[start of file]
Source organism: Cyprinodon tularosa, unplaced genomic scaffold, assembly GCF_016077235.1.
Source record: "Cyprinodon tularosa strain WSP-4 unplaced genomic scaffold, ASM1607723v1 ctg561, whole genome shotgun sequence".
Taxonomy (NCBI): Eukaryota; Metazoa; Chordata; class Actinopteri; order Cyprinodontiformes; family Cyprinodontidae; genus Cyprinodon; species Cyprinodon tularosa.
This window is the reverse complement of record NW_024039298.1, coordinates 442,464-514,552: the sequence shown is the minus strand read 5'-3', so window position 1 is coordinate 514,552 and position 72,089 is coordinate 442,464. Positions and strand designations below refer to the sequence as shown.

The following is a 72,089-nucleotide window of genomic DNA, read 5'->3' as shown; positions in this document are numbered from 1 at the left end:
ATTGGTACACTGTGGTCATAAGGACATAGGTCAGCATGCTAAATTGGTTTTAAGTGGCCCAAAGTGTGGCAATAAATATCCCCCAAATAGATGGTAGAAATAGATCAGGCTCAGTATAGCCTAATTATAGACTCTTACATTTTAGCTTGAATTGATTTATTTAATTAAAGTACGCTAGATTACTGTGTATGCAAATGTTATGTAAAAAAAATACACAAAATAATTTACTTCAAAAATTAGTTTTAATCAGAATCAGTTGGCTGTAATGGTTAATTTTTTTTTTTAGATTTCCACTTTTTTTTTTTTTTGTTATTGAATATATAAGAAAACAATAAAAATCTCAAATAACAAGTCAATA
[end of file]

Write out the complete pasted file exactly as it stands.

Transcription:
Source organism: Cyprinodon tularosa, unplaced genomic scaffold, assembly GCF_016077235.1.
Source record: "Cyprinodon tularosa strain WSP-4 unplaced genomic scaffold, ASM1607723v1 ctg561, whole genome shotgun sequence".
Taxonomy (NCBI): Eukaryota; Metazoa; Chordata; class Actinopteri; order Cyprinodontiformes; family Cyprinodontidae; genus Cyprinodon; species Cyprinodon tularosa.
This window is the reverse complement of record NW_024039298.1, coordinates 442,464-514,552: the sequence shown is the minus strand read 5'-3', so window position 1 is coordinate 514,552 and position 72,089 is coordinate 442,464. Positions and strand designations below refer to the sequence as shown.

The following is a 72,089-nucleotide window of genomic DNA, read 5'->3' as shown; positions in this document are numbered from 1 at the left end:
ATTGGTACACTGTGGTCATAAGGACATAGGTCAGCATGCTAAATTGGTTTTAAGTGGCCCAAAGTGTGGCAATAAATATCCCCCAAATAGATGGTAGAAATAGATCAGGCTCAGTATAGCCTAATTATAGACTCTTACATTTTAGCTTGAATTGATTTATTTAATTAAAGTACGCTAGATTACTGTGTATGCAAATGTTATGTAAAAAAAATACACAAAATAATTTACTTCAAAAATTAGTTTTAATCAGAATCAGTTGGCTGTAATGGTTAATTTTTTTTTTTAGATTTCCACTTTTTTTTTTTTTTGTTATTGAATATATAAGAAAACAATAAAAATCTCAAATAACAAGTCAATA